Jocelyn Aycrigg

Jocelyn’s research interests include conservation biology, spatial ecology, large landscape conservation, and wildlife population ecology.  She received her Ph.D. from the University of Idaho in Natural Resources with an emphasis in wildlife population ecology.  Her Ph.D. research took a genetic, demographic, and environmental perspective on the metapopulation dynamics of Rocky Mountain elk in Idaho. She has an M.S. degree from the State University of New York College of Environmental Science and Forestry in Syracuse, New York.  She examined the socio-spatial behavior of white-tailed deer to inform deer management.  Her B.A. is in Environmental, Population, and Organismic Biology from the University of Colorado.  With a background in wildlife population ecology and landscape level conservation, I have designed and conducted research on multiple species of mammals and birds.  My research projects include wildlife habitat selection with regards to climate change at the landscape-scale, species distribution modeling of plants and terrestrial vertebrates, metapopulation dynamics, and population viability analysis.  To advance research in wildlife and landscape ecology, I formulate hypotheses, compile and analyze data, conduct spatial analysis using my GIS skills and knowledge of remote-sensing theory, and draw appropriate conclusions.  All my research seeks to advance ecological knowledge by informing species and landscape conservation and management.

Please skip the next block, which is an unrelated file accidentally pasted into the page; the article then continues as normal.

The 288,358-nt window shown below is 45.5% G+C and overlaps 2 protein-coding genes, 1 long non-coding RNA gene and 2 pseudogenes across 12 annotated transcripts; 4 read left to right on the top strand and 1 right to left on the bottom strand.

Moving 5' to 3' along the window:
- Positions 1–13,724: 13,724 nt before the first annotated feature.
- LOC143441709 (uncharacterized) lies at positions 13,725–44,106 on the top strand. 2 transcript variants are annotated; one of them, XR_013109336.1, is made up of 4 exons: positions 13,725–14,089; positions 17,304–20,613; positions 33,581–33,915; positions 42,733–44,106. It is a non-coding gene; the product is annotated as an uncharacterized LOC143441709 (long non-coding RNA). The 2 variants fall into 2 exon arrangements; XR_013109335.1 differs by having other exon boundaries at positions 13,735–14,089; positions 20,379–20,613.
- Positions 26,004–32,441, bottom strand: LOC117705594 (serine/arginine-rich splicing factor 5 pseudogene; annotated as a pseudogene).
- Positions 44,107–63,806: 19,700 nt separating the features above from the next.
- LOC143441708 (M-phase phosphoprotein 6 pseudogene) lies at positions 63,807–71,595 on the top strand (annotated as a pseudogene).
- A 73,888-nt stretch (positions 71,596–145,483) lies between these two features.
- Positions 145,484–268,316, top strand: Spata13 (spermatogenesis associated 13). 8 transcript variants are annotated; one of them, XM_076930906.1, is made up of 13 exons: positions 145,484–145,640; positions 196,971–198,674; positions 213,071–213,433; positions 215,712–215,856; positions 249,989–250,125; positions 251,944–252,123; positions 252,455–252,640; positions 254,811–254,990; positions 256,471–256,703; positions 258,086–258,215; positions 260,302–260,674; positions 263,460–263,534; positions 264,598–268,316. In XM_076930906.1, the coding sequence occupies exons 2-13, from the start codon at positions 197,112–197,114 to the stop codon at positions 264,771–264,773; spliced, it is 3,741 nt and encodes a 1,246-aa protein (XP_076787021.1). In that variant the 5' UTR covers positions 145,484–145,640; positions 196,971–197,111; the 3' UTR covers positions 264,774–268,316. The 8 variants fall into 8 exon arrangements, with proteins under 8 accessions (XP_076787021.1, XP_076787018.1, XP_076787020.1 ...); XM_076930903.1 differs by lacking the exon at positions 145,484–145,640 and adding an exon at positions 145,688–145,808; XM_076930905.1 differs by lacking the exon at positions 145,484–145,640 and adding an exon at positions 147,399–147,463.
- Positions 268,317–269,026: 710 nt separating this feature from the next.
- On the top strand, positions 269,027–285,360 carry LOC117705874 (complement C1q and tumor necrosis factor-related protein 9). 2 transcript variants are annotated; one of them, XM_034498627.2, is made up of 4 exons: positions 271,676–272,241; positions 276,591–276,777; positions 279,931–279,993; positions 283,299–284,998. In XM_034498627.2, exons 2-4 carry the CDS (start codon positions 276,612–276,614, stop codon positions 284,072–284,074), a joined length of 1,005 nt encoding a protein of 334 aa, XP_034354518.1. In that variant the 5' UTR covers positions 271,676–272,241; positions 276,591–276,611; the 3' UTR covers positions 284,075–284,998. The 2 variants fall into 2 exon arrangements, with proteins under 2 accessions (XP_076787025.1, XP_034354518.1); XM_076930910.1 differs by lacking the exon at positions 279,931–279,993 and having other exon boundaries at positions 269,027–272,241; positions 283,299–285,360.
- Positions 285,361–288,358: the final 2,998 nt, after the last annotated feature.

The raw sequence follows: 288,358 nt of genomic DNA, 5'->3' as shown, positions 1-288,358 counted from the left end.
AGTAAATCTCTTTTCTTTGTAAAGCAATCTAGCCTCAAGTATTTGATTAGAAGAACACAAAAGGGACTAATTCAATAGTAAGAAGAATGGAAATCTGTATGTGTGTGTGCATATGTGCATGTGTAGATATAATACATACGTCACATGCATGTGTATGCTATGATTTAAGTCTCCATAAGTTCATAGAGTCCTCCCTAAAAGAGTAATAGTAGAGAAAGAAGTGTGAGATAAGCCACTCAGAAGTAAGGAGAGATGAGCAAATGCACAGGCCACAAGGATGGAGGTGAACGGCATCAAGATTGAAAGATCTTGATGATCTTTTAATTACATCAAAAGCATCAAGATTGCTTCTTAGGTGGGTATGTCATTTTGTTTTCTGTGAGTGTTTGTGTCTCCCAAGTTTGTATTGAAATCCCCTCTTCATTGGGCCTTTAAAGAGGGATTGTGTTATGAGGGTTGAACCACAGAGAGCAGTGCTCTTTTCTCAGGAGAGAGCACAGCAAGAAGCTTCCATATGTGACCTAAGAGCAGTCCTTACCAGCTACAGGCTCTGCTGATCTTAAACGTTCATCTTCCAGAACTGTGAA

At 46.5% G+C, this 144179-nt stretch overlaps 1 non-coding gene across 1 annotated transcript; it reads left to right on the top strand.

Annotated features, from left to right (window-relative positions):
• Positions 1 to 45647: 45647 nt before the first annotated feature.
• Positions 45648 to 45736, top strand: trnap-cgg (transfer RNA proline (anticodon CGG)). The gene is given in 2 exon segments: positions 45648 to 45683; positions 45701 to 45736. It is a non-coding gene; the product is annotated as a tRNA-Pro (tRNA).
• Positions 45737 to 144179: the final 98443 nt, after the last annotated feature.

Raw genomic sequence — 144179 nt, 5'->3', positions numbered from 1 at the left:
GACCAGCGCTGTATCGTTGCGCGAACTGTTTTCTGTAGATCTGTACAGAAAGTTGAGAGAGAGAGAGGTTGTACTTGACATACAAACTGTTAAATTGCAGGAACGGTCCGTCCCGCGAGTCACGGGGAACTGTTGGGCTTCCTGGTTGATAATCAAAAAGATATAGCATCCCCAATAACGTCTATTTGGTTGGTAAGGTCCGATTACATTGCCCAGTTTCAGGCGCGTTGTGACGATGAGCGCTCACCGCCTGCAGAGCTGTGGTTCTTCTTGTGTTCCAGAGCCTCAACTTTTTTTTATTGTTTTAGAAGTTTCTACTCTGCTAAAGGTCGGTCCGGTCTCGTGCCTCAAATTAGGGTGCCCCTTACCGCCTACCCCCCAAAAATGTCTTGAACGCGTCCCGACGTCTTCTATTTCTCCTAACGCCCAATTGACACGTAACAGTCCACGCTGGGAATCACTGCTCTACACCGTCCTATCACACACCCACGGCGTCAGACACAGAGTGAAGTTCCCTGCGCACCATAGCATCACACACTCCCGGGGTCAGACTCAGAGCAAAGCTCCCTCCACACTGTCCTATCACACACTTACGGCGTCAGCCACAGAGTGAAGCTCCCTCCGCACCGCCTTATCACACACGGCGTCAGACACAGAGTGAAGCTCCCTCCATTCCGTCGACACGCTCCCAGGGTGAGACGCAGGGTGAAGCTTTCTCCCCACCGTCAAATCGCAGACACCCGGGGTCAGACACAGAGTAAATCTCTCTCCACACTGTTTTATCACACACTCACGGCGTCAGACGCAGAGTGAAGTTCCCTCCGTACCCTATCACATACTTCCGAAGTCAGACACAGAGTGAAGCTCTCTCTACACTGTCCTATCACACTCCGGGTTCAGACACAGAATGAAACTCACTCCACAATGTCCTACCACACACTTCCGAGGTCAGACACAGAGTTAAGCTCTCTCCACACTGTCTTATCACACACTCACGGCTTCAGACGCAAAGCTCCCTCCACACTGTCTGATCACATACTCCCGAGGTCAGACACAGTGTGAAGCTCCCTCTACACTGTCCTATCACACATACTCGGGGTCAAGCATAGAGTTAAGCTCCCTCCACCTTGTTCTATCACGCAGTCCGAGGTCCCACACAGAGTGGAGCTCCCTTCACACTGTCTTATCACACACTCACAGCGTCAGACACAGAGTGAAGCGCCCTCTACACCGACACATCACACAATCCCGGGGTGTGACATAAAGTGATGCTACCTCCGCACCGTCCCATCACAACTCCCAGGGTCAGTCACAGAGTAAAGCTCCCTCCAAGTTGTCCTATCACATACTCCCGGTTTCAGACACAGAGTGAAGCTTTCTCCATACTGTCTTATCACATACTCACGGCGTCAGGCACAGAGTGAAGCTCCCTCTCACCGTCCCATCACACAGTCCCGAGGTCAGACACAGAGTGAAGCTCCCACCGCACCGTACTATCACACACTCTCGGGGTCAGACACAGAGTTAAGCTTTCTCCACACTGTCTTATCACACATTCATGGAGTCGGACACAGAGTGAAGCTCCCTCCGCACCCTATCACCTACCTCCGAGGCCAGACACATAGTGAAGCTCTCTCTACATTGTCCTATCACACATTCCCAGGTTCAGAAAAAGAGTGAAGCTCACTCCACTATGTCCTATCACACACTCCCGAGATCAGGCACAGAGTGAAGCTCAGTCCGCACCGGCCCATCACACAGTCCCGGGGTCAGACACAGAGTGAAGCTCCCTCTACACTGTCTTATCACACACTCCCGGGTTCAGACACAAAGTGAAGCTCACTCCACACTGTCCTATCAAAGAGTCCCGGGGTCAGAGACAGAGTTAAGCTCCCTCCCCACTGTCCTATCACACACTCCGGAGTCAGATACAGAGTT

I am currently working on a project evaluating land-use and climate changes occurring around and in wilderness areas nationwide. My colleagues and I are focusing on the changes in population, housing, and vegetation surrounding wilderness areas.  We are also examining the frequency of extreme weather events in and around wilderness areas.  We use past patterns of extreme weather events, such as drought and extreme heat to project those patterns into the future.  Because wildlife is also influenced by land-use and climate change, we are also evaluating the changes in bird distributions in and around wilderness areas.  We intend our results to inform wilderness area managers and researchers about those wilderness areas undergoing the most land-use change in their surrounding area and most vulnerable to future climate changes.


Recent publications:


Aycrigg, J., C. Groves, J. A. Hilty, J. M. Scott, P. Beier, D. A. Boyce, D. Figg, J. Hall, H. Hamilton, G. Machlis, K. Muller, K. V. Rosenberg, M. Shaffer, and R. Wentworth.  2016.  Completing the system: opportunities and challenges for a National Habitat Conservation System.  BioScience 66:774-784.

Aycrigg, J. L., J. Tricker, R. T. Belote, M. S. Dietz, L. Duarte, and G. H. Aplet.  2016.  The next 50 years: opportunities for diversifying the ecological representation of the National Wilderness Preservation System.  Journal of Forestry, Special Wilderness Issue 114:396-404.

Aycrigg, J., G. Beauvais, T. Gotthardt, F. Huettmann, S. Pyare, M. Andersen, D. Keinath, J. Lonneker, M. Spathelf, and K. Walton.  2015.  Novel approaches to modeling and mapping terrestrial vertebrate occurrence in the Northwest and Alaska: an evaluation.  Northwest Science 89:355-381.